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Solar System is a featured article; it (or a previous version of it) has been identified as one of the best articles produced by the Wikipedia community. Even so, if you can update or improve it, please do so.
Solar System is the main article in the Solar System series, a featured topic. This is identified as among the best series of articles produced by the Wikipedia community. If you can update or improve it, please do so.
This article appeared on Wikipedia's Main Page as Today's featured article on April 9, 2007.
Article milestones
June 6, 2006Peer reviewReviewed
June 20, 2006Peer reviewReviewed
July 10, 2006Peer reviewReviewed
August 4, 2006Peer reviewReviewed
August 5, 2006Good article nomineeNot listed
August 8, 2006Featured article candidateNot promoted
November 7, 2006Featured topic candidatePromoted
December 7, 2006Peer reviewReviewed
January 27, 2007Good article nomineeListed
February 17, 2007Featured article candidatePromoted
May 12, 2009Featured article reviewKept
Current status: Featured article


Insert this image of the solar systemEdit

I think this image shows a great overview of the entire solar system, with all the planets and most of their moons, as well as some asteroids and trojans. In the picture all the bodies are in log-scale measured in earth radius. — Preceding [[Wikipedia:Signatures|Dawierha (talk) 09:34, 8 March 2019 (UTC)]] comment added by Dawierha (talkcontribs) 09:30, 8 March 2019 (UTC) — Preceding [[Wikipedia:Signatures|Dawierha (talk) 09:34, 8 March 2019 (UTC)]] comment added by Dawierha (talkcontribs) 09:27, 8 March 2019 (UTC) --Dawierha (talk) 09:32, 8 March 2019 (UTC)

It's hard for the eye to scan. Whoever made it needs to learn how to make colours pop and some basic layout. Serendipodous 10:41, 8 March 2019 (UTC)
No thanks, it looks super messy. — JFG talk 13:23, 8 March 2019 (UTC)

Could you please elaborate on what you think is wrong with it?

I think t shows very clearly a lot of the interesting objects of the solar system in one image and it can quickly give you a nic overview of the entire solar system. It also shows a great deal of details which can spark a curiosity for new people to get more interested in the solar system and astronomy. Dawierha (talk) 00:38, 10 March 2019 (UTC)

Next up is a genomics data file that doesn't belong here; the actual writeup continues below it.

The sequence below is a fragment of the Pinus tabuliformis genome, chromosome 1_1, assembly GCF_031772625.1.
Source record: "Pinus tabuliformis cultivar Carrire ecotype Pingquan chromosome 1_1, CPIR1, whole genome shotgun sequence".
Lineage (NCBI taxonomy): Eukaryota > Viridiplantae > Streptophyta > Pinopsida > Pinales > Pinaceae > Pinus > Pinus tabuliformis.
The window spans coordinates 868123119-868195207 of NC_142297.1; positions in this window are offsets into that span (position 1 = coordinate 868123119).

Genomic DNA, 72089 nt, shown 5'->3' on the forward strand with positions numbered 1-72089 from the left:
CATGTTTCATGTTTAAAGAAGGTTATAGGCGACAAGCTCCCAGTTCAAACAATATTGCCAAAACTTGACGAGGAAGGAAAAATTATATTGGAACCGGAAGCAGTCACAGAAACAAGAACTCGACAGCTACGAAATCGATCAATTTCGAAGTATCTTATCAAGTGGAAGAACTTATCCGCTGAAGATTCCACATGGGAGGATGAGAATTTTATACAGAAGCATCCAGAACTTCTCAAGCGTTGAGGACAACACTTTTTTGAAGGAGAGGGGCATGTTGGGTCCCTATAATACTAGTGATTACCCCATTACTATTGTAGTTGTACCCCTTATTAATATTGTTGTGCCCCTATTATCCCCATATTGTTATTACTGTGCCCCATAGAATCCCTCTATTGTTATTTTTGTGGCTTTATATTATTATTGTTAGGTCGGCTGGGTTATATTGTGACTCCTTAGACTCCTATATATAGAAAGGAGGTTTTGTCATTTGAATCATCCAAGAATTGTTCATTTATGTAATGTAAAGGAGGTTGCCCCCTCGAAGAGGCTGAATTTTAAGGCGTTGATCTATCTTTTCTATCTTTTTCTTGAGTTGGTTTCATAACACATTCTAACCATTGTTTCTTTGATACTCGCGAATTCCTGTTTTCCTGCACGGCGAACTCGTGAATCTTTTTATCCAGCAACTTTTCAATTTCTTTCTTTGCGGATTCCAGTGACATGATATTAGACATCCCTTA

For what it's worth, I think it's an absolutely excellent diagram, giving a full view of the Solar System out to the Kuiper belt. As for it's being hard to scan or messy, it contains the entire Solar System out to the Kuiper belt, so of course it shows a lot, but it shows it in the most concise way possible. The layout is fine, as it puts things where they actually are (although the distances to the giant planets are not to scale, and sizes of objects are not to scale, so the caption should mention this). Loraof (talk) 21:24, 11 May 2019 (UTC)
It's a nice image. A vectorized version would be much better however. Or better yet upload the source materials to github. ➧datumizer  ☎  01:02, 12 May 2019 (UTC)
I'm with Serendipodous and JFG above. A diagram should either illustrate a point that is difficult to do with words, or it should organise info in an easy-to-follow way. This image does neither. It's too crammed with names and broken arcs to follow. It's also incorrect, with Eris interior to Haumea, Orcus, etc, and the Kuiper Belt beyond them all. The diagram currently at Structure and Composition is a better map. Tbayboy (talk) 01:13, 12 May 2019 (UTC)
It's got some good ideas, but I agree it has drawbacks, too. I'm not sure about the inconsistencies that Tbayboy points out, but I'll assume he's right. In any case, the description with "Every celestial body is in log-scale. The orbits are not to scale..." leaves too much ambiguity; uploading the code would be great, then people could play with color, scaling, etc., and see if a better version could be made. Dicklyon (talk) 03:56, 12 May 2019 (UTC)

Problem with this articleEdit

I did a change to this article for a mistake of data about the nearest planetary system to the solar system, but I did some bad process and the article is wrong right now. I need help to fix it. I do not know to do it. I am sorry. Thanks. — Preceding unsigned comment added by Nosttradamuz (talkcontribs) 01:22, 18 March 2019 (UTC)